Clash of the Titans a remake of a movie from 1981, which is in itself a retelling of classic greek mythology. There is merit in greek mythology, so many of the imagery and story devices that are used today are of greek origins. However, such a story merits a certain level of revamping, especially when it has been told so many times. Instead, CotT plays out almost as if one is simply reading from a book of stage directions.
The film features something of an all star cast with Mads Mikkelson, Liam Neeson, and Ralph Fiennes, all of whom, unfortunately are criminally underused. Mikkelson is a soldier; leader of the group of men that seek to destroy the kraken. He is nothing more unfortunately, and we are told nothing about him — were it not for the wonder of imdb, i would not even know his character’s name — despite his ample screen time. His character had a lot of potential to serve as Perseus’ earthly mentor. Instead, hes sort of just…there.
Neeson’s Zeus is another wasted opportunity. Not only is his bright shiny armor (very un-greek) distracting, but Neeson isn’t given anything to do the entire movie. The most involved he gets is coming to earth here and there and giving advice to Perseus, and in one instance, ressurecting his dead love interest…yeah, that was weird. The movie barely skims the surface of a fascinating relationship between gods and men. The gods have the power to destroy men, and yet are sustained by the worship of humanity. Director Louis Leterrier instead opts to skip this subject matter, and immediately plunge into some mediocre action scenes.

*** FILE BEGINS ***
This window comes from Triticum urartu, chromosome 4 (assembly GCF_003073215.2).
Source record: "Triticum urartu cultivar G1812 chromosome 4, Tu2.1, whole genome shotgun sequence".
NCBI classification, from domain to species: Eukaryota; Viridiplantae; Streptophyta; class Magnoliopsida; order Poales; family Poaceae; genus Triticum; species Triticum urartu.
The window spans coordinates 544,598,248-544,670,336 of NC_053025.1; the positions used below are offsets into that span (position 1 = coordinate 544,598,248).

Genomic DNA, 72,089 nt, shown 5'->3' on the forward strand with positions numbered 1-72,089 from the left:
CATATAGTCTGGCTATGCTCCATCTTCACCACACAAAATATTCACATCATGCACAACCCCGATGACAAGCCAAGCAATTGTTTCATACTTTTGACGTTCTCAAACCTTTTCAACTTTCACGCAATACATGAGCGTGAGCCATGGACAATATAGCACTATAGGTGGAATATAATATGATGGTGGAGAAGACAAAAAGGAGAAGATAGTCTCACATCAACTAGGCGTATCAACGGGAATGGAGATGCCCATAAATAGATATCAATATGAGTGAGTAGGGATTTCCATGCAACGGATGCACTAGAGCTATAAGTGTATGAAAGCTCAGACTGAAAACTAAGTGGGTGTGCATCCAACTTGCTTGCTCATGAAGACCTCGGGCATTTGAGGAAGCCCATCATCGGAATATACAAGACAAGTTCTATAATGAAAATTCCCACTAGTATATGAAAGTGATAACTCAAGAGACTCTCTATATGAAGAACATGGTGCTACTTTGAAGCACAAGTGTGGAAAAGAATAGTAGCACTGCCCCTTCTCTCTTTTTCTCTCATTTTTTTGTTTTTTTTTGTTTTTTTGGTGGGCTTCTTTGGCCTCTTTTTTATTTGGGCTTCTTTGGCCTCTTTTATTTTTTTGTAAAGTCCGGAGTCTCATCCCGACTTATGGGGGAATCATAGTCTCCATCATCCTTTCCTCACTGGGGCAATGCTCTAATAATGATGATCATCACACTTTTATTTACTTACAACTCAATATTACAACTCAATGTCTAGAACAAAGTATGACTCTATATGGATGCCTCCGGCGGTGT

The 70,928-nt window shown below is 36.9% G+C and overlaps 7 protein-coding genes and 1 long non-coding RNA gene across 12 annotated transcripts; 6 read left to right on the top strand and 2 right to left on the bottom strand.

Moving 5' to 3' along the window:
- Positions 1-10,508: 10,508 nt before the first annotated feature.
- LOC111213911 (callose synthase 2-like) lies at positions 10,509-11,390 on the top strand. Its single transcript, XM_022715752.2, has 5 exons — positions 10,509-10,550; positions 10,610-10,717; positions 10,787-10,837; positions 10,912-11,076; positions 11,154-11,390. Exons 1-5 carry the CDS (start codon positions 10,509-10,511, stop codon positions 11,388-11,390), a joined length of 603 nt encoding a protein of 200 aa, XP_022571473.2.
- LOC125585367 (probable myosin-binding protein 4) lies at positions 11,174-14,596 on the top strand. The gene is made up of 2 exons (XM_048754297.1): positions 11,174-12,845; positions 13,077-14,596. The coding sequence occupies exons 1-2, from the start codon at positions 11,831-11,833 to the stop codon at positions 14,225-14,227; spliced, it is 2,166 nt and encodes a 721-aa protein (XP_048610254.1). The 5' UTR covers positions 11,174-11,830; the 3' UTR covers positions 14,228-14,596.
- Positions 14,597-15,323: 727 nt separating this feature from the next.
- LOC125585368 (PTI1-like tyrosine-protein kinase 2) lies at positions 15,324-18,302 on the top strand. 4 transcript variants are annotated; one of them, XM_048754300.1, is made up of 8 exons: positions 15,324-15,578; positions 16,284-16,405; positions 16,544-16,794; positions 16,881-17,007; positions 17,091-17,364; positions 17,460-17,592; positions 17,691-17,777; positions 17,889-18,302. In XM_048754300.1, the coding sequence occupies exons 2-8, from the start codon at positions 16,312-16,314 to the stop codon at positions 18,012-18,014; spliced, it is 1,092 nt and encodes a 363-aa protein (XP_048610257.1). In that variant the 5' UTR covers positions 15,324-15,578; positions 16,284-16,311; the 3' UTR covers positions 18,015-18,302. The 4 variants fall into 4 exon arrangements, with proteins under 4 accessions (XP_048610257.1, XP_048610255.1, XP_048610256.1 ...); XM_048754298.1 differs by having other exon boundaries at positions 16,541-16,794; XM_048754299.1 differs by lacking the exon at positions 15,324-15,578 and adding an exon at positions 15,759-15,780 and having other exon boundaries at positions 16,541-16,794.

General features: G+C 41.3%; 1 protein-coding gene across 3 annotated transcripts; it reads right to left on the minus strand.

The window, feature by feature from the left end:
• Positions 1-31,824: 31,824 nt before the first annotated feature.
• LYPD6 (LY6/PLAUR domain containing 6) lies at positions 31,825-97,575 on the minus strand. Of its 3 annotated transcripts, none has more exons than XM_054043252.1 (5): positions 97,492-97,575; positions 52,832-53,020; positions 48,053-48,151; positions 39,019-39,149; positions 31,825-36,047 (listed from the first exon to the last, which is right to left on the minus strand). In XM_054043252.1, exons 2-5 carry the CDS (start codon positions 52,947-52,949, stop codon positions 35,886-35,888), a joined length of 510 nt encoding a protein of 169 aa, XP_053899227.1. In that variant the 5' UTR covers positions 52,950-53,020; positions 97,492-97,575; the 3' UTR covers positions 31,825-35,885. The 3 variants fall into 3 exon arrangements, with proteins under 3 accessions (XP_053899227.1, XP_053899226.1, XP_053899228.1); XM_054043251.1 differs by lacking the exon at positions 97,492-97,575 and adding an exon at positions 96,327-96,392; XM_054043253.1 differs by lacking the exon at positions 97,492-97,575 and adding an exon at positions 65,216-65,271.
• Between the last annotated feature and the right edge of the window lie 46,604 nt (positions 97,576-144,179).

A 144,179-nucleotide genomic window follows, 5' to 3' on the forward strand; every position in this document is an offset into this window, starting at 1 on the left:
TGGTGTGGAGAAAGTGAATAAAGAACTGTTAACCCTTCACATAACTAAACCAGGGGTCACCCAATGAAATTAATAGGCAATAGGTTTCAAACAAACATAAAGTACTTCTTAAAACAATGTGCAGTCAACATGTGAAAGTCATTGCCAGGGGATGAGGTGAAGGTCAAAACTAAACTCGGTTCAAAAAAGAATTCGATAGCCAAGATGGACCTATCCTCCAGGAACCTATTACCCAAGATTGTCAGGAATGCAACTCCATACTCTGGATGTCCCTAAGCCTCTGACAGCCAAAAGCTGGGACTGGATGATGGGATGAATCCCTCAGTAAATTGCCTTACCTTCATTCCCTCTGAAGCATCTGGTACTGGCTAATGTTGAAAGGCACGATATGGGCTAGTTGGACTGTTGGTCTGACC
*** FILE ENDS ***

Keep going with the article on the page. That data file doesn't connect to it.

And they are mediocre. Its got to be tough being a director of a sword and sandals movie. Especially in 2010, only 4 short years after Zack Snyder’s 300, considered by many to be the definitive sword and sandals film, and also in many circles to be the definitive masculine action movie, a genre in which CotC sought to embed itself within. Most of the fights are shot (minus the blood) as though they were to be slowed down and stylized, but aren’t taken fully to that level, and as a result just fail to amaze. A few other sequences use a very close and rapid editing style, not dissimilar to that of a Bourne film. It works in Jason Bourne movies. You know where it doesn’t work? In movies that are supposed to be grandly fantastical and adventurous.
When this isn’t happening, there is a complete over-reliance on CGI. Granted, I’m sure it looked great in 2010, when the technology’s potential was still being realized; but the unfinished looking computer animations are far from enticing In an age where movie’s with nearly flawless CGI like Dr. Strange and Rogue One are hitting the box office. The final battle, in which a Kraken monster attacks a village, and Perseus must fend it off using the head of Medusa, is supposed to be epic, heart pounding, and climatic. The beast in question has been the unseen adversary for most of the movie, with the men spending their quest preparing to face it in combat. The effect is completely diminished however when the movie watcher cannot stop noticing how fake looking the object of Greece’s fears is.
Clash of the Titans was never going to be a heartfelt drama, full of depth and character growth, but it could have been more than the lukewarm “action movie” it is. With this in mind, I will continue to hold out hope. I’ll soon be watching Wrath of the titans; maybe the second time is the charm.